Everything from here onwards has that distinctive Pleaure Beach charm, a combination of rarity and vintage…ness. Nothing else in the world like Steeplechase exists right now and for that reason alone I’ll never say no to a lap. It’s not a particularly comfortable experience, the seat backs can be rather unforgiving in the bumps, but I do love a good race and it’s always tremendous fun to get into the spirit of the ride, physically and verbally willing your horse forwards. Come on!
The oldest woodie in Blackpool is an inconsistent beast for me, currently tapering off as the years go by. It has provided me with some great airtime in the first section of hills and I always love the completely unbanked section of laterals, but the rest of it is very hit and miss. I want to go back to the days when everyone rode it standing up, waving canes and wearing top hats, like the video in the station.
Sitting in the back seat of this old Arrow hyper still puts the fear in me, though like with Big Dipper it seems to become more unjustified as time goes on. Taking the first drop from this position is notorious for the almost dangerous sensation of being whipped round the twist and nearly hitting your head on the support structure, but that’s about the only thrill that it can offer me these days. The remainder of the layout is a hilarious example of how far modern ride design has come as the train negotiates straight lines, the most shallow camelbacks known to man and a few big corners. It used to be brutal, now I just laugh as the big softy trundles and bounces along.
There seems very little reason for this ride to do so well, it just feels special. The whole execution is very dated and clunky but also charming and quirky. Revolution makes the humans do all the hard work by climbing to the top of the stairs. This gravity isn’t enough though, we’ll have to launch you forward with a crude block on wheels.
Being launched into a drop has it’s perks in the airtime department, if only the train allowed you to experience it with a little more comfort. Of course it gets better backwards, the anticipation steps up a gear and I find myself enjoying it almost a bit too much.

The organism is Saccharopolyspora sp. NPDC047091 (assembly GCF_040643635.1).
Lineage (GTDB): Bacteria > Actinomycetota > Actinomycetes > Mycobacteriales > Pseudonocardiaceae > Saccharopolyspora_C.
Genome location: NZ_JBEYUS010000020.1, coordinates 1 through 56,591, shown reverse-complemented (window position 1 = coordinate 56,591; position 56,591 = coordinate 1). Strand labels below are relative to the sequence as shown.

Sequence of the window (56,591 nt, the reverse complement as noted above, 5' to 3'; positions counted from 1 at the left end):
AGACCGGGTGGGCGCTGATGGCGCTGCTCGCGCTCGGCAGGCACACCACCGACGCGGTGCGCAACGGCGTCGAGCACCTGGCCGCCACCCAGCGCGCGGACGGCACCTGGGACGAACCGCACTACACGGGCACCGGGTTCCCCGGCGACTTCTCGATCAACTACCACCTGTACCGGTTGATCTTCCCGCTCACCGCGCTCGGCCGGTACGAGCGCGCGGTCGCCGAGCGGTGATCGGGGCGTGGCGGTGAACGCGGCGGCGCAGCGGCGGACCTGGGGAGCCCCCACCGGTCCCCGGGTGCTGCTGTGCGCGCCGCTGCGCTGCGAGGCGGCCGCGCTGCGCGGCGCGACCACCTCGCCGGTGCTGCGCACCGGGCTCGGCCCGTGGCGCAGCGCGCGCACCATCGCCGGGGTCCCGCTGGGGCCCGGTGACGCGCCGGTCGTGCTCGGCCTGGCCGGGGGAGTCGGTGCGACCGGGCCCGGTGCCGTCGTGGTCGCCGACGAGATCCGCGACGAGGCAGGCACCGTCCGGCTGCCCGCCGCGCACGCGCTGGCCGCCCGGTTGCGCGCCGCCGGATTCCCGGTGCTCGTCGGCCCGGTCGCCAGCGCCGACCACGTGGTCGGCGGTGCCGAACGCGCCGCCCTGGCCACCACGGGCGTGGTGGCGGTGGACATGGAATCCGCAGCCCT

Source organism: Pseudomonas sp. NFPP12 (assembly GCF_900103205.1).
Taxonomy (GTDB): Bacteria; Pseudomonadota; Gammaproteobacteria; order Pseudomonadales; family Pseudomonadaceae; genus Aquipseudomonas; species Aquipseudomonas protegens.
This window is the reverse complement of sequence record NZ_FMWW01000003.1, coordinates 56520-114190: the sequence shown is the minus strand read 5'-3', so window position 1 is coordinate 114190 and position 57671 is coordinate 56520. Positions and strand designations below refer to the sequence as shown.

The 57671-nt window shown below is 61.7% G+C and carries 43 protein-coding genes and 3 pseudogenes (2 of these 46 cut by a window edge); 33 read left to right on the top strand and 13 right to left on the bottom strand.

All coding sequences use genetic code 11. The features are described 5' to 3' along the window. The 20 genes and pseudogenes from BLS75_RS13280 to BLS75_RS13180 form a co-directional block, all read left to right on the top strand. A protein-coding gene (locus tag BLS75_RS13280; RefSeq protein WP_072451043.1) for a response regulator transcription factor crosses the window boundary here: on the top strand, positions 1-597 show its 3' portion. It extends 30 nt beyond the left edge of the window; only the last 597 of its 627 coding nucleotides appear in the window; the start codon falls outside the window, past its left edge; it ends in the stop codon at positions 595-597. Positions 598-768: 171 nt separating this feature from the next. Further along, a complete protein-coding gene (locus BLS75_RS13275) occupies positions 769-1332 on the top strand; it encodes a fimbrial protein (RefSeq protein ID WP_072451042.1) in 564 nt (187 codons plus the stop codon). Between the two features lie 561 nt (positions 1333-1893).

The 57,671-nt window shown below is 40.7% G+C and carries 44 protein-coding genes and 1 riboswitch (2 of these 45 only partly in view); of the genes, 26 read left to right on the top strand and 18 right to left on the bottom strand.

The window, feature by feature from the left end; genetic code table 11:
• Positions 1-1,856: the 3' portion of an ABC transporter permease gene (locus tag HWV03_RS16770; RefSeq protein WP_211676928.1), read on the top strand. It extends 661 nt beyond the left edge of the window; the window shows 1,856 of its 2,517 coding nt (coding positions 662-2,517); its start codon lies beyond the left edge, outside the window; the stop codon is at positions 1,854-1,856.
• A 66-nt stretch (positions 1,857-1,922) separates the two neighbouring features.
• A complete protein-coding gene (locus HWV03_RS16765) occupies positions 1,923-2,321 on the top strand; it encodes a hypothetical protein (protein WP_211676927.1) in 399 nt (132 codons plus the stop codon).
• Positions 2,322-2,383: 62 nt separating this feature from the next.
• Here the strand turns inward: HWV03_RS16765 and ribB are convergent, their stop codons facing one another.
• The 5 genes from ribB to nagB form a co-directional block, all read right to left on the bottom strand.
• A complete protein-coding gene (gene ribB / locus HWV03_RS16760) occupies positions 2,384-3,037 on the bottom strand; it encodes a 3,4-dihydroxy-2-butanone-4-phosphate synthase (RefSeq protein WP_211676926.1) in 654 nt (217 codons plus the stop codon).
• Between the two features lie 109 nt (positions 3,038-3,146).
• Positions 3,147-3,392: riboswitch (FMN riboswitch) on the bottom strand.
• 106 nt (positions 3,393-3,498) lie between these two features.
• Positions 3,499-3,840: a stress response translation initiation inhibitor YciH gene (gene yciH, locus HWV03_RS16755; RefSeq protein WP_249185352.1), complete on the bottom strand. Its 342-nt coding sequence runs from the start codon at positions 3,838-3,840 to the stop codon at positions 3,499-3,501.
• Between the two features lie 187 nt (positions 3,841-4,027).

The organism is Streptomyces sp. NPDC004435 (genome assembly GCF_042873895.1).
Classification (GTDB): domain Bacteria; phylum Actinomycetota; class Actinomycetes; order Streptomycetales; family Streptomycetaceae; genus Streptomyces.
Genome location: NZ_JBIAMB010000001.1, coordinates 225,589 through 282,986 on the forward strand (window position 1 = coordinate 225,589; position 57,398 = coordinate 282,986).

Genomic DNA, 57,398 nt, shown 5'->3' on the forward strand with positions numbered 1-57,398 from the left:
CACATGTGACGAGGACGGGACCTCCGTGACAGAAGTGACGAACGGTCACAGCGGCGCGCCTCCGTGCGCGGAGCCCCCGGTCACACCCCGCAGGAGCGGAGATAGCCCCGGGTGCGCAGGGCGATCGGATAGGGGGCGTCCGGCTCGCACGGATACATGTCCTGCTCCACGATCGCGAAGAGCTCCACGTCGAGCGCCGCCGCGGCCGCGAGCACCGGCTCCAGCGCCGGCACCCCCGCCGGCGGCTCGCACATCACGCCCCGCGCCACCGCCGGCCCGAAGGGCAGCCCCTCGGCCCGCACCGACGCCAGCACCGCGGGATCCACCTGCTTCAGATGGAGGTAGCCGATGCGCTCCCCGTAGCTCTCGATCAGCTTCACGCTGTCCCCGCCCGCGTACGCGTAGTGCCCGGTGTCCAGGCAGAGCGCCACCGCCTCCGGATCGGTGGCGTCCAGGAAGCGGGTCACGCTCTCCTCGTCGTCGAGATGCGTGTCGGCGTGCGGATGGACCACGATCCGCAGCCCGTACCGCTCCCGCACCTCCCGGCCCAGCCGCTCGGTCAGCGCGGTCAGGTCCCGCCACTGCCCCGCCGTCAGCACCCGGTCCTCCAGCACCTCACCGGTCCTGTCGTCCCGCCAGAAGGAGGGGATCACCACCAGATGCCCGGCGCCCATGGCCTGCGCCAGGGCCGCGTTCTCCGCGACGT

On paper this one ain’t good either, but Avalanche is actually a strong example of the ride type on a global scale. Having now ridden them all, the pacing on this one is top notch, it just keeps building and building, getting more intense as it goes. I’ve only more recently been riding it solo and with only one possible restraint position for the trains, Avalanche really tries to kick me out of the car with some surprisingly out of control moments towards the end.
My favourite woodie in the park these days is the orange eyesore. Streak has remained the most consistently thrilling for me over the years, sitting comfortably in the middle of good classic wooden airtime and not sucking all other sensations out of the ride by shaking itself to pieces. It also helps that the seats are like a sofa.
I’m not going to pretend like I was a huge fan of this before they removed it. The news was a shock, but it didn’t particularly bother me. I do now have the slightest sense that the Mouse would have appealed more to the tastes of current me, rather than the me that rode it in the past. The experience was vicious as anything and would leave seatbelt marks imprinted in places you wouldn’t think were possible. Wild Mouse was the best coaster in the park when it existed, but that wasn’t saying much. I respected it. I never truly loved it.
And the trade off was oh, so sweet. We got a Mack launch coaster on our own shores. I still can’t quite believe it’s a thing.
By far my favourite coaster in the country, the only one I actively seek out annual rerides on (at a minimum) and still can’t get enough of it. Can’t wait to be reunited at the end of the month.
Will it be another 20 years ’til the next one?